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Tower Buildings Liverpool

As far back as 1252 there has been a townhouse on the Liverpool shore.  Sir John Stanley pulled down the old house in 1406 and built the first Tower known as the Tower of Liverpool. This was used as an embarkation base for their property in the Isle of Man. The Tower stood at the shore end of Water Street.

Water street being one of the original seven streets of Liverpool was originally called 'Bonke Street'.  'Bonke' was Lancashire dialect for 'bank' (taken from river bank). Through the years it became Bank Street and then eventually Water Street in 1520's. During the 18th century the Tower of Liverpool, between Tower gardens and Stringers alley was the Jail of Liverpool. A large arch joined the Tower to the building on the other side of Tower Gardens and this building was used to house debtors and Criminals.

The Tower had 7 small underground dungeons, each approx 6’ sq. There were between 3-5 prisoners per dungeon, hence “ jail fever” was prevalent. A room at the Tower was used as a Chapel which later became the Debtors Room. In 1756 during the war with France the Tower was also used to confine prisoners of war.

The Tower became the property of the corporation in 1775 when it purchased  from the then owner Sir Richard Clayton. The Tower ceased being a jail on 3rd July 1811 when all the criminals were moved to the new jail in Great Howard Street. In 1877 two men convicted of robbery were executed in Water Street opposite the Old Tower.

By the end of the 18th century the Tower was in disrepair and was pulled down in 1819 to be replaced by warehouses.  In 1856 the warehouses gave way to the second Tower called Tower Buildings, a large Italianate office block by J. A. Picton. Unfortunately The Tower fell foul to the demands of commerce and was demolished in the early 20th century.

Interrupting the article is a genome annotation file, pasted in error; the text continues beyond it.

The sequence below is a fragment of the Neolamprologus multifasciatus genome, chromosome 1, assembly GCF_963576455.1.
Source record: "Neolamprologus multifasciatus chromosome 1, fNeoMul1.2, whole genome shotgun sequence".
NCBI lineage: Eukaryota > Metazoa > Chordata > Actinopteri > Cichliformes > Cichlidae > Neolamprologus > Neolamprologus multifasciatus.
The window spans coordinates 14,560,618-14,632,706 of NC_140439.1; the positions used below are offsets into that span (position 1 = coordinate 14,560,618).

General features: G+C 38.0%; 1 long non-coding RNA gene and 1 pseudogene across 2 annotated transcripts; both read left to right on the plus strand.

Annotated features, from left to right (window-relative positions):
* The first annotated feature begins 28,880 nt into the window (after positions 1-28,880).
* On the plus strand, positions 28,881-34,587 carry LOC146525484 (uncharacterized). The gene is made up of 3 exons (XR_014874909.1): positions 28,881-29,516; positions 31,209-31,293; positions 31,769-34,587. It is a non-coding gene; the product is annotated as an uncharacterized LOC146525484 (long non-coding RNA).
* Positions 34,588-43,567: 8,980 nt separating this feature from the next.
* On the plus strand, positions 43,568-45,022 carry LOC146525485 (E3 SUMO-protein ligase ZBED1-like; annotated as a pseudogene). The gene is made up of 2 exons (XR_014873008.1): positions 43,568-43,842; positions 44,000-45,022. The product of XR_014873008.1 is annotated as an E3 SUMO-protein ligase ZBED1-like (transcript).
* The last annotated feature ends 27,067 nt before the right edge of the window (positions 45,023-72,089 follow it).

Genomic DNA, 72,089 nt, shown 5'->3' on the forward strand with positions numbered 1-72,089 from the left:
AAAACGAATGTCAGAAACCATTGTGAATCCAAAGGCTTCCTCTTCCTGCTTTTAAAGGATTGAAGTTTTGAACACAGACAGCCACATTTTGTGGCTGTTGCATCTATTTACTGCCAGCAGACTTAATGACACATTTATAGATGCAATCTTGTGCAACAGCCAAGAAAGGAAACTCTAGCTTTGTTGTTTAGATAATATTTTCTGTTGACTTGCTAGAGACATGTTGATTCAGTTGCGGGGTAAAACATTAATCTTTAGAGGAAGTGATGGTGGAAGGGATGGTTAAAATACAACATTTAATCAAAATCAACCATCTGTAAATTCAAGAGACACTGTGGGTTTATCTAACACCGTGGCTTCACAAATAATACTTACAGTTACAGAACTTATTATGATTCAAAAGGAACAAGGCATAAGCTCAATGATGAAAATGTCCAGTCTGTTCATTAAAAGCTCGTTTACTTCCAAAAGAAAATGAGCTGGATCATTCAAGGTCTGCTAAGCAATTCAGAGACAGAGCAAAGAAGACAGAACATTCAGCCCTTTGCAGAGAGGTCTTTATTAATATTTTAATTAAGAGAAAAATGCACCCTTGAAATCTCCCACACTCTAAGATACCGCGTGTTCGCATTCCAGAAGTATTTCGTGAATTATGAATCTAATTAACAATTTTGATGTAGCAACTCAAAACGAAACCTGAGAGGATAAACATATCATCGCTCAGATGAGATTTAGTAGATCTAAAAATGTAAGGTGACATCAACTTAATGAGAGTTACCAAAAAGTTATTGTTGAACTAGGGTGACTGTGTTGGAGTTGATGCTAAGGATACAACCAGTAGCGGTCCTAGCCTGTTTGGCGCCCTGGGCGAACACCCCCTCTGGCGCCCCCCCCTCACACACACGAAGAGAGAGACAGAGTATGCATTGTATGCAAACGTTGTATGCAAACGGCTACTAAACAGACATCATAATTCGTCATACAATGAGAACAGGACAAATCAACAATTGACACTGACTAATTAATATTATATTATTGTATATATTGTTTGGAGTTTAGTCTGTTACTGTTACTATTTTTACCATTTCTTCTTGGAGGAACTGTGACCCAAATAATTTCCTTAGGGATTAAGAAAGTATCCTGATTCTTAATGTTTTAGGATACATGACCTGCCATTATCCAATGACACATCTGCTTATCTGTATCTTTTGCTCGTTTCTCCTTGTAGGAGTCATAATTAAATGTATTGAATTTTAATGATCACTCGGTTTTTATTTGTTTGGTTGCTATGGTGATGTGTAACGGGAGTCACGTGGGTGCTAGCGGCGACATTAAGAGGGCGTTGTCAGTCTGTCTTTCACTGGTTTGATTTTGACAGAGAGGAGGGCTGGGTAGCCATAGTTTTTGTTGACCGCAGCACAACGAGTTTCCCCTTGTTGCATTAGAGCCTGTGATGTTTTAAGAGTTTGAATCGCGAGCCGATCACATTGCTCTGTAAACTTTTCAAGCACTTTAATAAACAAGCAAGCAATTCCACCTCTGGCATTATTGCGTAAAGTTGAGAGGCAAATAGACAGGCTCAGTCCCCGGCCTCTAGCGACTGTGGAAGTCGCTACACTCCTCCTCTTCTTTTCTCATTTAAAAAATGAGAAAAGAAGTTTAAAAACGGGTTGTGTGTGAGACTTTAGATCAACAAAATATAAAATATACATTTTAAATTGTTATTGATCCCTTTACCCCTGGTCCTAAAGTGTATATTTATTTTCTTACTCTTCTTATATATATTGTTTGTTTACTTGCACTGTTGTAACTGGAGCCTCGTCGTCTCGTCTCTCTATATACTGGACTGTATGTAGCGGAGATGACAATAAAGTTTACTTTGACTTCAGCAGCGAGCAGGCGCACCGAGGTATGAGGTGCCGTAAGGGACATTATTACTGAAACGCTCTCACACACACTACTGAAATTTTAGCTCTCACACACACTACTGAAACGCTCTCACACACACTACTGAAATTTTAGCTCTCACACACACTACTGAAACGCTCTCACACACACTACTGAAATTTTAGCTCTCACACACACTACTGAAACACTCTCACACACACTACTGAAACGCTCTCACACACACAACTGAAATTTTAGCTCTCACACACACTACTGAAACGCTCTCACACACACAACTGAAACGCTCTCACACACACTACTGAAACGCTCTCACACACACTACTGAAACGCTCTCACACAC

The Tower Buildings  we see today  is a former office block in the city of Liverpool, Merseyside, England. It stands with its longer front on the east side of the Strand, and extends round the corner into Water Street. The building is located directly opposite the Royal Liver Building, which was designed by the same architect. Earlier buildings on the site have been a sandstone mansion, and a later fortified house known as the Tower of Liverpool. After this was demolished in 1819, it was replaced in 1846 by the first structure to be named Tower Buildings. The present structure is one of the earliest steel-framed buildings in England, and details of its architecture reflect the earlier fortified building on the site.

The present building was designed in 1906 by Walter Aubrey Thomas, and its construction was completed in 1910. Thomas also designed the Royal Liver Building.

Tower Building 1907
Tower Building 1907 A Month Later

Tower Building 1907 Demolished

Tower Buildings is constructed on a steel frame. It is clad in grey granite, and faced with white glazed terracotta made by Doulton. The Strand front has eight storeys and is in nine bays, the Water Street front has five storeys plus attics and is in three bays, and there is a curved bay on the corner. The bays are divided by polygonal turrets. On each end of the Strand front is a two-storey tower, and above the central bay rises a three-storey tower.

The Photographs above taken in 1908 show the Building nearing completeion

The building stands on a historic site in the city. The first structure on the site had been a sandstone mansion, built in 1256 on the shore of the River Mersey. Its first owner is not known, but by 1360 it was owned by Sir Robert Lathom. By beginning of the 15th century it was owned by Sir John Stanley. In 1406 Sir John gained permission from King Henry V build a fortified house, which was named the Tower of Liverpool. The Stanley family later became the Earls of Derby. By 1737 the house was being leased from the Earl of Derby by Liverpool Corporation. In 1745 part of it was converted into a prison, and the upper rooms were used for civic functions. In 1774 the Corporation bought the building outright. A new prison was built in Great Howard Street, and the building ceased to be used for this purpose in 1811. It was demolished in 1819 to allow widening of Water Street. The site was used for a row of warehouses, until in 1846 the first structure to be known as Tower Buildings was built to a design by Sir James Picton.

Tower Buildings has now been converted into apartments and into units for commercial and Retail use.


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